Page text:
In this historical novel, Warley (A Southern Girl, 2014) draws on actual events to tell a story set in Beaufort, South Carolina, which was occupied by the U.S. military for the duration of the Civil War.
While most white families hurry to leave the city before the soldiers arrive, the aging Missma refuses to abandon her home. Missma’s 12-year-old grandson, Carter Barnwell, stays with her in the family’s hunting lodge on nearby Cane Island, and the two find ways to outwit the soldiers and make a home. The novel also follows Carter’s mother, Anna, as she takes refuge with other members of the family; his brother Preston, off in the Confederate army; his cousin Gabriel Heyward, a lady’s man who turns Carter into a spy; Swedish-American mother and daughter Christina and Sonja Sunblad, who travel from Pennsylvania to teach freed slaves in Beaufort; and Lt. Newton Spruill, who resents the Southerners he oversees in the occupation. The novel follows Carter and the other characters through the war as they fight to survive and, in many cases, preserve a way of life that has left them behind. Warley is a knowledgeable writer, weaving in period detail and historical fact to develop a rich, engaging narrative, although it is primarily sympathetic to the white Southern viewpoint. Black characters speak in painfully rendered dialect (“Me peoples yere. Uh ‘spect uh gwine stay. Barnwells bin good to ole Rosa. I tank ya fo’ dat;” “Dem forts fall, we gwain stay right ‘chere”), and Christina and Sonja’s students are portrayed as largely ignorant (“They did not know they lived in a state called South Carolina, or in a country called the United States, or on an ocean called the Atlantic”). Missma explains that the Barnwells sold off most of their slaves and quietly freed two but is committed to the South as she knows it. Spruill, who attacks Sonja and persecutes Carter, is a prototypical villainous Yankee.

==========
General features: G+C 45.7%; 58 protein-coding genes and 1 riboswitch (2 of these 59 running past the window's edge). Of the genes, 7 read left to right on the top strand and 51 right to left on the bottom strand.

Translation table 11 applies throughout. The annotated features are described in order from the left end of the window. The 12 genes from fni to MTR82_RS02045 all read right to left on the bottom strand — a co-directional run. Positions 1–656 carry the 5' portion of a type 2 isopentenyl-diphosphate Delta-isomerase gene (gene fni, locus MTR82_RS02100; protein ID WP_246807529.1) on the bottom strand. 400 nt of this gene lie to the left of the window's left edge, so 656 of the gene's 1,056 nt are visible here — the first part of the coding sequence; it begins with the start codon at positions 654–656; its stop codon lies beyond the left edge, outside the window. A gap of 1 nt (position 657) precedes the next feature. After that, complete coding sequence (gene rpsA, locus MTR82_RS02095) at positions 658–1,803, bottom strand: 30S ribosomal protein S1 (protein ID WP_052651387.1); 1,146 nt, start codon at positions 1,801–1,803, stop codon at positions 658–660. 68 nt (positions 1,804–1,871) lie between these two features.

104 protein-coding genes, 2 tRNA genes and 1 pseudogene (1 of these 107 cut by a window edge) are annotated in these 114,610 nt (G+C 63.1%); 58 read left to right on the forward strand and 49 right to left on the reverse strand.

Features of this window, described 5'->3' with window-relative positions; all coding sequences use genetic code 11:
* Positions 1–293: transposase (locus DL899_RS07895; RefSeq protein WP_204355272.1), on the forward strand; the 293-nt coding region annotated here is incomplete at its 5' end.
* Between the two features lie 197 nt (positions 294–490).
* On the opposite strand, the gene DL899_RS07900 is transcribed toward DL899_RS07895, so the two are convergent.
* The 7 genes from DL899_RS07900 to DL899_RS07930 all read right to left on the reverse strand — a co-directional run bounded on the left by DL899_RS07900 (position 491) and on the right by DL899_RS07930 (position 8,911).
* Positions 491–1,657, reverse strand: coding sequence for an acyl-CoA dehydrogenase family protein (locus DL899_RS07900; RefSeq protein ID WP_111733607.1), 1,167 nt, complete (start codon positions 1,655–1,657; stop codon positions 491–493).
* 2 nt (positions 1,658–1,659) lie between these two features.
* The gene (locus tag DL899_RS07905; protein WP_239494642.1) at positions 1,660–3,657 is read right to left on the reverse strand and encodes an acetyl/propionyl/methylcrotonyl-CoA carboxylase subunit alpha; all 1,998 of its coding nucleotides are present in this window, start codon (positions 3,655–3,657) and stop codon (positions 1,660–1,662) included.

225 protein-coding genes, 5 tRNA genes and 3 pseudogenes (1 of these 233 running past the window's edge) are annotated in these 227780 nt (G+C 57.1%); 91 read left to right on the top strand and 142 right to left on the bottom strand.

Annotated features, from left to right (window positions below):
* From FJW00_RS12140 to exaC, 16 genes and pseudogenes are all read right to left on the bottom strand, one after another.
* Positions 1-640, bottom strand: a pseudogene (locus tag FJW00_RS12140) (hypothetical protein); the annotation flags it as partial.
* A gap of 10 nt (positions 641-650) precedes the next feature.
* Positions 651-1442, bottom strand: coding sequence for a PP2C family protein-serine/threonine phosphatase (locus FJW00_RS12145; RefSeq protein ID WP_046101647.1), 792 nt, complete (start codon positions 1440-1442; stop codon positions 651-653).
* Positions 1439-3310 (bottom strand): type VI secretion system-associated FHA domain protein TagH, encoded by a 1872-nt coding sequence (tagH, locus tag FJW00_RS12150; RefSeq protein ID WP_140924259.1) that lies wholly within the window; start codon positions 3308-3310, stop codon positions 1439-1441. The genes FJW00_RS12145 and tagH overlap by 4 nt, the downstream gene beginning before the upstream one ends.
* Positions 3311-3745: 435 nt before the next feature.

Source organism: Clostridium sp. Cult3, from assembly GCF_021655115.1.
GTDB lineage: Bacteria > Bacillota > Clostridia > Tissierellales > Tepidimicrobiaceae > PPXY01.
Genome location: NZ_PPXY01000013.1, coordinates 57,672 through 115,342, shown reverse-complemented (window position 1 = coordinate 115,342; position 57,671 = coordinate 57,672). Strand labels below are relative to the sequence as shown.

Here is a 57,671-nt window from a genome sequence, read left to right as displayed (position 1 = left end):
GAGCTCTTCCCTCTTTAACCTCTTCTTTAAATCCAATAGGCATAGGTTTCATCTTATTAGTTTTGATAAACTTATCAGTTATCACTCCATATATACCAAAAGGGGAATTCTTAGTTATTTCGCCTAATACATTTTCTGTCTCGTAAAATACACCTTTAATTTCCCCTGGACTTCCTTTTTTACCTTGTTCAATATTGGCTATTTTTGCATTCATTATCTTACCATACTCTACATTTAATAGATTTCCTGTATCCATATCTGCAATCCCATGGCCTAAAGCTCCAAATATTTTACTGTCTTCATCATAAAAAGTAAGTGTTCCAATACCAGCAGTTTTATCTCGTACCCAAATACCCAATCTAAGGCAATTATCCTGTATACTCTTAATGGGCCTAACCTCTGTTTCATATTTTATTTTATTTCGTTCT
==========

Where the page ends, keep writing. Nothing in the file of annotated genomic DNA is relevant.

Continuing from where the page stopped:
A well-researched Civil War novel sympathetic to the Confederacy.